Those ringing the death knell for the Keeneland summer sale are either newcomers to the business or have short memories. The auction needs to be adjusted. It needs to be tweaked. Revamped. Changed. It absolutely does not need to be abandoned, as some have suggested.
First of all, and perhaps more important than any other factor, Keeneland is not about to give up its spot as the first select yearling auction of the year. Keeneland is the leading auction company in the world and you don't get to that position--and maintain it--by not being able to react to changes in the marketplace.
For decades, the Keeneland July sale was the premier auction of select yearlings. Fasig-Tipton Saratoga came next, followed by Keeneland September and Fasig-Tipton July. The best barometer for the entire yearling market was the fall sale, its larger number and broader scope of yearlings attracting more across-the-board buyers. But the Keeneland summer sale helps establish the value of all horses. Owners can gauge the value of their horses based on the results of the July auction.
In the early and mid-1980s, it became difficult for many buyers to shop at Keeneland in July. As members of the Maktoum family battled Robert Sangster for multi-million-dollar yearlings by Northern Dancer and his sons, a number of buyers opted to wait for the September sale to do their shopping.
The July sale was flooded with certain sires. One year, it seemed every fifth horse in the ring was by Danzig--and that was before huge books of mares became the norm. No one who entered a Danzig that year was being turned down for conformation flaws. Today, with sire power in a state of transition following the deaths of Mr. Prospector, Nureyev, and Seattle Slew, more emphasis than ever should be placed on the physical horse. Keeneland needs to select the right horses and the consignors need to support that concept. Otherwise, more brutal summer sales are ahead.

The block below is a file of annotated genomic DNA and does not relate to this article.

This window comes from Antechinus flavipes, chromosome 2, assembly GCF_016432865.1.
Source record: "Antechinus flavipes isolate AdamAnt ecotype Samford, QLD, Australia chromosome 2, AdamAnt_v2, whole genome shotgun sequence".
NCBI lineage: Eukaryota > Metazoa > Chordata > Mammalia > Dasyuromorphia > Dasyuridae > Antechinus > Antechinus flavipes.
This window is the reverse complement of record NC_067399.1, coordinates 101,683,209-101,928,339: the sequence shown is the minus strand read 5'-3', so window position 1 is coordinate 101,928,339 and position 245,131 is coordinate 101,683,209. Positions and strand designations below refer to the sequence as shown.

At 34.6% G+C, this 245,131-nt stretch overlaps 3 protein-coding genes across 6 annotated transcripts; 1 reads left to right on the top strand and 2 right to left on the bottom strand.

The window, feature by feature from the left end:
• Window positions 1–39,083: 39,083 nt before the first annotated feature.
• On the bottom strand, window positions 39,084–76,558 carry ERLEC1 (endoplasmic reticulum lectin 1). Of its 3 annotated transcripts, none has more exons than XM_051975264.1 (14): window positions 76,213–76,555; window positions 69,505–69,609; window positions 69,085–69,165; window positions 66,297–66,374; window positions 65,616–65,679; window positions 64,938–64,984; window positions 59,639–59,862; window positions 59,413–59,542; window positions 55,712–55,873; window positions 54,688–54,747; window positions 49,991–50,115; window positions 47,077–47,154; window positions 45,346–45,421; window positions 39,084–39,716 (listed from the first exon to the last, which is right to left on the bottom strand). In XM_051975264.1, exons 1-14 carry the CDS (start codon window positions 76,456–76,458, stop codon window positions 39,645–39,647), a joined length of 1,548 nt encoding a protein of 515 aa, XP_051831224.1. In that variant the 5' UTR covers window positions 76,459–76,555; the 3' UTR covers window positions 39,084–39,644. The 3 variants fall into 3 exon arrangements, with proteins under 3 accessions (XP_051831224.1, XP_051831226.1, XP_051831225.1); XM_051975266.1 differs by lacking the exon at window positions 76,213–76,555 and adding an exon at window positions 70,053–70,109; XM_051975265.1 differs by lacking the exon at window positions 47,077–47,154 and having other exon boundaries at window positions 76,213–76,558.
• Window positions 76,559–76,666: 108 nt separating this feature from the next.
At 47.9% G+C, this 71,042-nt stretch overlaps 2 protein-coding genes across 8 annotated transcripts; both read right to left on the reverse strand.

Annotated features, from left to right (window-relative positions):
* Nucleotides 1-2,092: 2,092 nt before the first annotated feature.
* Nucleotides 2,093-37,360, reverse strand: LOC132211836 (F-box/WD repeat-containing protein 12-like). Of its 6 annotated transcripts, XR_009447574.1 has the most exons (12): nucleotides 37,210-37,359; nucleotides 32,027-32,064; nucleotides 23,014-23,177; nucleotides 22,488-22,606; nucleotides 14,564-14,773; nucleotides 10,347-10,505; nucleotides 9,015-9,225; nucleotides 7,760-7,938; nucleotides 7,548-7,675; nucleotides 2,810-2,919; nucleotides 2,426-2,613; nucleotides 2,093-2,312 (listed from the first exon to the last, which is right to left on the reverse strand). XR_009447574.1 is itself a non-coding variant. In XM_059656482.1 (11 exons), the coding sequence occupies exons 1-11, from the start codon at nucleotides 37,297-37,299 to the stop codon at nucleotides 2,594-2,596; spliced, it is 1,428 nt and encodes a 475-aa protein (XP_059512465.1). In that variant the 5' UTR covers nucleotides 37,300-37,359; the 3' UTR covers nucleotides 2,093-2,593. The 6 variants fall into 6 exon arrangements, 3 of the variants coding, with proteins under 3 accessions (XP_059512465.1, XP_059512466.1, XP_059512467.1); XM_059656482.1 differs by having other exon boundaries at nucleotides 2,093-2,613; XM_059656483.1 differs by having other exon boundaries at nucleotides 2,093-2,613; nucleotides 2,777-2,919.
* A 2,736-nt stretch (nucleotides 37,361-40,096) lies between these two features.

This year, it was apparent the buyers did not approve of many of the horses in the Keeneland sale. Pedigrees are important, but can't be the most important factor.
When consignors started scratching horses like rats fleeing a sinking ship--a ridiculous 27% of the 200 yearlings catalogued were withdrawn--they couldn't blame Keeneland. Sure Keeneland was at fault, but so too were the consignors who took horses to the sale with physical problems. Consignors said they knew they were in trouble the weekend before the sale when many horses were not getting vetted. Instead of sending them through the ring, they elected to take them home and try again another day.
Keeneland must forget about taking horses for all the old reasons: great pedigree; consignor loyalty; take the bad to get the good. The starting point to rebuilding the sale is to take striking individuals who also have the pedigrees to be select quality. At Fasig-Tipton, Bill Graves has that auction company re-focusing on what put it on the map--good individuals. Keeneland should take note. Securing the right kind of horses for the auction is only the first step. The next is getting those buyers who, like in the 1980s, left the sale but then returned. Guess what? They're gone again.
Foremost in this group are the American trainers. They are one reason September's select sessions became as big as they are. These guys were lured back once; they can be lured back again.
At this year's Keeneland sale, many trainers were on the scene, including D. Wayne Lukas, Bob Baffert, Bill Mott, Bob Hess, Richard Mandella, John Ward, Ken McPeek, Dallas Stewart, Todd Pletcher, Frank Brothers, Carl Nafzger, Jerry Hollendorfer, Bruce Headley, and Niall O'Callaghan. All of these trainers have clients who can play at the summer sale level, but few had clients who made purchases at Keeneland. It was as if they were in town for the Fasig-Tipton sale, but, hey, where else do you go on Monday and Tuesday night?
If the horses had been there, these guys would all have added horses to their stables. It's like one consignor said: "I've never met an agent or trainer who couldn't fill an order."
If the Keeneland July sale isn't revamped, fewer orders will be taken for that particular venue.
And that would be a shame. Dan Liebman
is executive editor of The Blood-Horse.